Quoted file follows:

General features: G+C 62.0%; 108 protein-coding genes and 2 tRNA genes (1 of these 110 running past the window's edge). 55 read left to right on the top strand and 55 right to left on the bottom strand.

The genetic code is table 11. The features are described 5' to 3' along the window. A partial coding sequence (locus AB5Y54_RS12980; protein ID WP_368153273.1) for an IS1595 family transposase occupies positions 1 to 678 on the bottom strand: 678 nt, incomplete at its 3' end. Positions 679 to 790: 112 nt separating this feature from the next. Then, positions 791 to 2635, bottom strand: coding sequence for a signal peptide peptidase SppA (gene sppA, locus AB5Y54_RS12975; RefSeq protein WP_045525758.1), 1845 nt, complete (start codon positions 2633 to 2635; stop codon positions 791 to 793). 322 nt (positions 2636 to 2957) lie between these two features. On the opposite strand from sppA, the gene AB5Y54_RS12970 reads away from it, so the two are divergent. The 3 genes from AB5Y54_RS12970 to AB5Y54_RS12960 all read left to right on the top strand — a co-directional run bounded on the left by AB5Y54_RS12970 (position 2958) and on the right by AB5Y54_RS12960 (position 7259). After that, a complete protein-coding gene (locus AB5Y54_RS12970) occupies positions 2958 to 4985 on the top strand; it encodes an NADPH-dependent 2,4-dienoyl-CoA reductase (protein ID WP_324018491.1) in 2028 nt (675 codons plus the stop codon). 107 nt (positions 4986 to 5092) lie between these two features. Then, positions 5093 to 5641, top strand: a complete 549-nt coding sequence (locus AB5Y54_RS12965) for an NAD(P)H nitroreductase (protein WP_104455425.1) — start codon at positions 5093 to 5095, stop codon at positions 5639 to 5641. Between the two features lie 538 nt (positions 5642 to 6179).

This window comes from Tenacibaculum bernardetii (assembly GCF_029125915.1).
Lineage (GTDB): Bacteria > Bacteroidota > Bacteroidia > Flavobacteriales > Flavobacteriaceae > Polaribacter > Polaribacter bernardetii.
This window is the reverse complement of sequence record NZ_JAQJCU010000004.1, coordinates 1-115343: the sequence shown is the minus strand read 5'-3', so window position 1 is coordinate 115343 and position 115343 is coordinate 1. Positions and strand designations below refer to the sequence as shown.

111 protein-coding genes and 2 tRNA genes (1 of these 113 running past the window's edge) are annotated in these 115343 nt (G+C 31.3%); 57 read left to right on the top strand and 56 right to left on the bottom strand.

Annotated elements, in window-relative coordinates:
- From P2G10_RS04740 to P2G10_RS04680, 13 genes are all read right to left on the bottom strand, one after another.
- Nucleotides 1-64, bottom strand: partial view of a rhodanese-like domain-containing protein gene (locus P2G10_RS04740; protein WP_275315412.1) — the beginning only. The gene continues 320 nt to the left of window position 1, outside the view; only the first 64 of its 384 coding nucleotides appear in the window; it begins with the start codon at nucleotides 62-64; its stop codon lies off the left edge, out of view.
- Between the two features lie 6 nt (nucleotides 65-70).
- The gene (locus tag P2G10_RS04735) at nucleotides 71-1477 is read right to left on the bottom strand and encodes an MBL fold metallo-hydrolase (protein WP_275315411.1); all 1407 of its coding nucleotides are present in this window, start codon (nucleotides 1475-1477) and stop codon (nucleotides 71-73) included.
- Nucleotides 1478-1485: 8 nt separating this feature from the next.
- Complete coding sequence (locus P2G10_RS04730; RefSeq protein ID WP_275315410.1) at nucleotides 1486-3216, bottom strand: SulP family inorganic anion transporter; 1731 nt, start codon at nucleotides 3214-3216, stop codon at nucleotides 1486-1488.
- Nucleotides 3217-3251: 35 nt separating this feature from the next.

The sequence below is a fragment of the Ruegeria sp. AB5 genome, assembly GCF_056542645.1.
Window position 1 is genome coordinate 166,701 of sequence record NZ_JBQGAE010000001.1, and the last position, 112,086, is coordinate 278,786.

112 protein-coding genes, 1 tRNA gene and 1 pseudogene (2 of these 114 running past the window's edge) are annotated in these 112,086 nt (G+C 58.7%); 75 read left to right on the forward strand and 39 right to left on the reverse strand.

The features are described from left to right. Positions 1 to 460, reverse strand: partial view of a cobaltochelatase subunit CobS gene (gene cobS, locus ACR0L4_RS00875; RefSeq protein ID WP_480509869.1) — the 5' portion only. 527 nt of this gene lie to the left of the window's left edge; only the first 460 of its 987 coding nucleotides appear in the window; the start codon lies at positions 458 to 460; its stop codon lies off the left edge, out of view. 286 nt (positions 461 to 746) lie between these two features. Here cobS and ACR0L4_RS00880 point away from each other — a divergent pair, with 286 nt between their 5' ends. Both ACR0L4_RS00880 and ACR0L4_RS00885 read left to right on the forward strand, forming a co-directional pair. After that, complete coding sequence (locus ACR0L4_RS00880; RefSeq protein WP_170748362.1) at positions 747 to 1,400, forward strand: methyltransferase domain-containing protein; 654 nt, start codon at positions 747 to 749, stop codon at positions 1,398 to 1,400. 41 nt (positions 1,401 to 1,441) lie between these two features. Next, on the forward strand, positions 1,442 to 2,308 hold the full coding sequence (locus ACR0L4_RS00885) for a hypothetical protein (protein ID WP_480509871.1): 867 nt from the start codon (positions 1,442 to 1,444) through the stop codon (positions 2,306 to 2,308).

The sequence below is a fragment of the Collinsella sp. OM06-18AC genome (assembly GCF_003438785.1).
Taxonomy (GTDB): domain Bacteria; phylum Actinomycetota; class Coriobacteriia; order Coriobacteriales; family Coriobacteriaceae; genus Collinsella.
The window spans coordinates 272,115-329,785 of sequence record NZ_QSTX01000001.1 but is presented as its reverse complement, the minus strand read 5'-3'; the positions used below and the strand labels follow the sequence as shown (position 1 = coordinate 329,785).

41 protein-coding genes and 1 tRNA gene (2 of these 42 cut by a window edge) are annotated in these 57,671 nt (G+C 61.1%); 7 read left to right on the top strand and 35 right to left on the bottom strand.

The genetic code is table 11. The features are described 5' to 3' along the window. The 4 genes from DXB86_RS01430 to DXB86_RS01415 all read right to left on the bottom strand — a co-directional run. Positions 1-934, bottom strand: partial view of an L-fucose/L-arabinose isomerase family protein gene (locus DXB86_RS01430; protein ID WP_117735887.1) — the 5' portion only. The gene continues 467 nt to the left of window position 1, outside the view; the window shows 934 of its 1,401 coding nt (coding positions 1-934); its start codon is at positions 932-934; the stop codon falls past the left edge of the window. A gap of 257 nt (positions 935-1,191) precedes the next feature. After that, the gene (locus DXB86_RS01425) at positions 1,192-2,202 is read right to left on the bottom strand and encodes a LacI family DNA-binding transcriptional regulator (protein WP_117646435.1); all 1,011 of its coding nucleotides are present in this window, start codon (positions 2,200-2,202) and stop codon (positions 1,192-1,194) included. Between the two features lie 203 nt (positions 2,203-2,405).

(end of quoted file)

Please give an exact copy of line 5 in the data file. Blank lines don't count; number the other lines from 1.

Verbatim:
This window is the reverse complement of sequence record NZ_JAQJCU010000004.1, coordinates 1-115343: the sequence shown is the minus strand read 5'-3', so window position 1 is coordinate 115343 and position 115343 is coordinate 1. Positions and strand designations below refer to the sequence as shown.